Brown prefers a plan to divert $35 billion in unspent money from last year’s federal stimulus to pay for the aid package and other items. A similar proposal by Brown in the past has failed to gain widespread support.
The vote yesterday was not final but was widely considered the key step that will lead to passage. The Senate voted, 61 to 38, to overcome a Republican-led filibuster, one vote more than needed. The aid measure is expected to win final Senate approval by a similar margin in another vote today, and then the legislation would be sent to the House.
In a sign of the importance Democrats place on the bill, House Speaker Nancy Pelosi promptly called House members back to Washington from summer recess to vote next week on the aid package.
US Representative Barney Frank, a Newton Democrat, said the anticipated passage of the federal aid was the best form of economic stimulus, and would boost the economy. “I’m very optimistic we’ll pass it next week,’’ he said.
President Obama, in a statement, called yesterday’s Senate vote “an important step toward ensuring that teachers across the country can stay in the classroom and cash-strapped states can get the relief they need.’’
While Brown refused to sign on to the legislation, two other New England Republicans broke ranks to support the aid package: Susan Collins and Olympia Snowe, both of Maine, who have shown willingness to compromise with Democrats on jobs bills in the past.
Collins and Snowe had expressed concerns about an earlier version of the legislation, in part because it would have cut $107 million from Navy shipbuilding, which is one of their state’s major industries. Collins wanted the provision struck from the bill, and Reid agreed to remove it, according to Collins’s spokesman Kevin Kelley. A spokesperson for Snowe could not be reached.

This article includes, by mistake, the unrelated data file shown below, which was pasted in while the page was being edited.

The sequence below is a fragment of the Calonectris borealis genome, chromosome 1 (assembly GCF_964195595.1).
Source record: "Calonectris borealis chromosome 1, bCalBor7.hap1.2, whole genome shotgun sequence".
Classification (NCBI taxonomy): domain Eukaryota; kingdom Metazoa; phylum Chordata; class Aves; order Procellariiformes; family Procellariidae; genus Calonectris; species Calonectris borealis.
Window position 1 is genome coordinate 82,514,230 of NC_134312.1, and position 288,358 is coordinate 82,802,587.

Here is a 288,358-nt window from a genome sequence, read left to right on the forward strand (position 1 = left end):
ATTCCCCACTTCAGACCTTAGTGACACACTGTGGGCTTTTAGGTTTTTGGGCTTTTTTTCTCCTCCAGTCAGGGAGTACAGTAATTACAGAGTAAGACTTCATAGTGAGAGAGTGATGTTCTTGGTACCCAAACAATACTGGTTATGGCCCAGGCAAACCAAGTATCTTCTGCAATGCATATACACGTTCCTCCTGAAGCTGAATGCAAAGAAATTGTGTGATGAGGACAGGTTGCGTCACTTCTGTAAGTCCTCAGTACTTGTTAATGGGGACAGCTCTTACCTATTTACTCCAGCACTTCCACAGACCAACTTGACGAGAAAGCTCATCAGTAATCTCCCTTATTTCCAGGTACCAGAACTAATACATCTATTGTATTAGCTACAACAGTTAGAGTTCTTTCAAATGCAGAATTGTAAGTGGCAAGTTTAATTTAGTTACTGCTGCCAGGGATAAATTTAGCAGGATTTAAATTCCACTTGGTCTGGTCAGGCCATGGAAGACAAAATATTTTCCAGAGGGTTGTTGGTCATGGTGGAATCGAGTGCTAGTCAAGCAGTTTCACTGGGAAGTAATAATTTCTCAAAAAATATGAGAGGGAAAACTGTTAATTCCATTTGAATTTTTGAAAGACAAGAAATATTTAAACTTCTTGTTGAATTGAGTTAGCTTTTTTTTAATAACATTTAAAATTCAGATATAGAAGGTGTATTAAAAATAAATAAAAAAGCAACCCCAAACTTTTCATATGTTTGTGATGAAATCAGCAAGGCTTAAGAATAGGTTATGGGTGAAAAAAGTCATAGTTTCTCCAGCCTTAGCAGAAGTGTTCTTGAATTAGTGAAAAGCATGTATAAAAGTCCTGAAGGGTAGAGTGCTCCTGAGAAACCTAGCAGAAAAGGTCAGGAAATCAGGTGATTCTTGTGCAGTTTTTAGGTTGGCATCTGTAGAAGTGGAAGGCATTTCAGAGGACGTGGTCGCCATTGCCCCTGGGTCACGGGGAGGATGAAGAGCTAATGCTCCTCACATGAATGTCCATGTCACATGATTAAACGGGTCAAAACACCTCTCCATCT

The aid package provides $16 billion to ease Medicaid costs for states, and $10 billion to prevent cuts in public education. The package is paid for through federal spending cuts and a tax increase on multinational corporations. The nonpartisan Congressional Budget Office said the bill would cut the federal deficit by $1.4 billion over the next decade.
“It’s taken far too long to pass this legislation, but today we broke through the gridlock and finally voted to protect jobs, and make sure our kids start the school year right,’’ said Senator John F. Kerry, the Massachusetts Democrat, in a statement after the vote.
Republicans criticized the aid package as partisan legislation designed to win favor with public employee unions, a major constituency of the Democratic Party, while also encouraging multinational companies to move jobs overseas.
“The essence of this bill is to pay off education unions,’’ said Senator Judd Gregg, a New Hampshire Republican. “The way they paid for it is by penalizing job creators. This bill is a job outsourcer.’’
Senator Charles Schumer, Democrat of New York, argued that the country’s fragile economic recovery cannot afford a flood of thousands of laid-off teachers and firefighters, if Congress failed to act.
“If there’s only one issue for which we can find common ground this year, it should be jobs,’’ Schumer said.
Mark Arsenault and Michael Levenson Boston Globe August 5, 2010